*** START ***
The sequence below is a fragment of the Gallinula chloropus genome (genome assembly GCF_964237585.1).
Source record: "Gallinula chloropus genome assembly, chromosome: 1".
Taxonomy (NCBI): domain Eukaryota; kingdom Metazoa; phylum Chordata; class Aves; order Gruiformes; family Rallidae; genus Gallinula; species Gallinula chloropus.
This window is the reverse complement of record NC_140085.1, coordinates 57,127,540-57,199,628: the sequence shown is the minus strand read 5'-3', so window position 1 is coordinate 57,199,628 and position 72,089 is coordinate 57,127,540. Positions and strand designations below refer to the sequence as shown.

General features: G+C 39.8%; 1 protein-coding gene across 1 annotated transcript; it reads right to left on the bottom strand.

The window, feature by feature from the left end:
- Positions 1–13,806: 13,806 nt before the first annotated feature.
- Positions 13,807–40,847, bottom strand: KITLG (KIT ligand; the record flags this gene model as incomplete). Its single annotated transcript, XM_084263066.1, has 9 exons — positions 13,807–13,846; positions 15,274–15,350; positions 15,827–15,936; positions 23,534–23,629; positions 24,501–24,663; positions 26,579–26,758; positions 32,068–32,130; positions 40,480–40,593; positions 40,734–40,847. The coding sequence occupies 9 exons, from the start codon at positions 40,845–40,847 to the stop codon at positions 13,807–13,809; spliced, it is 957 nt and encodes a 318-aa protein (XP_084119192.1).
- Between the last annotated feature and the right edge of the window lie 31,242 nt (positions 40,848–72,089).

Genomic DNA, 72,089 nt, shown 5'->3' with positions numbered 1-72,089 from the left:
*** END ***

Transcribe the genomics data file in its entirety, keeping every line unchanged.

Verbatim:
The sequence below is a fragment of the Gallinula chloropus genome (genome assembly GCF_964237585.1).
Source record: "Gallinula chloropus genome assembly, chromosome: 1".
Taxonomy (NCBI): domain Eukaryota; kingdom Metazoa; phylum Chordata; class Aves; order Gruiformes; family Rallidae; genus Gallinula; species Gallinula chloropus.
This window is the reverse complement of record NC_140085.1, coordinates 57,127,540-57,199,628: the sequence shown is the minus strand read 5'-3', so window position 1 is coordinate 57,199,628 and position 72,089 is coordinate 57,127,540. Positions and strand designations below refer to the sequence as shown.

General features: G+C 39.8%; 1 protein-coding gene across 1 annotated transcript; it reads right to left on the bottom strand.

The window, feature by feature from the left end:
- Positions 1–13,806: 13,806 nt before the first annotated feature.
- Positions 13,807–40,847, bottom strand: KITLG (KIT ligand; the record flags this gene model as incomplete). Its single annotated transcript, XM_084263066.1, has 9 exons — positions 13,807–13,846; positions 15,274–15,350; positions 15,827–15,936; positions 23,534–23,629; positions 24,501–24,663; positions 26,579–26,758; positions 32,068–32,130; positions 40,480–40,593; positions 40,734–40,847. The coding sequence occupies 9 exons, from the start codon at positions 40,845–40,847 to the stop codon at positions 13,807–13,809; spliced, it is 957 nt and encodes a 318-aa protein (XP_084119192.1).
- Between the last annotated feature and the right edge of the window lie 31,242 nt (positions 40,848–72,089).

Genomic DNA, 72,089 nt, shown 5'->3' with positions numbered 1-72,089 from the left: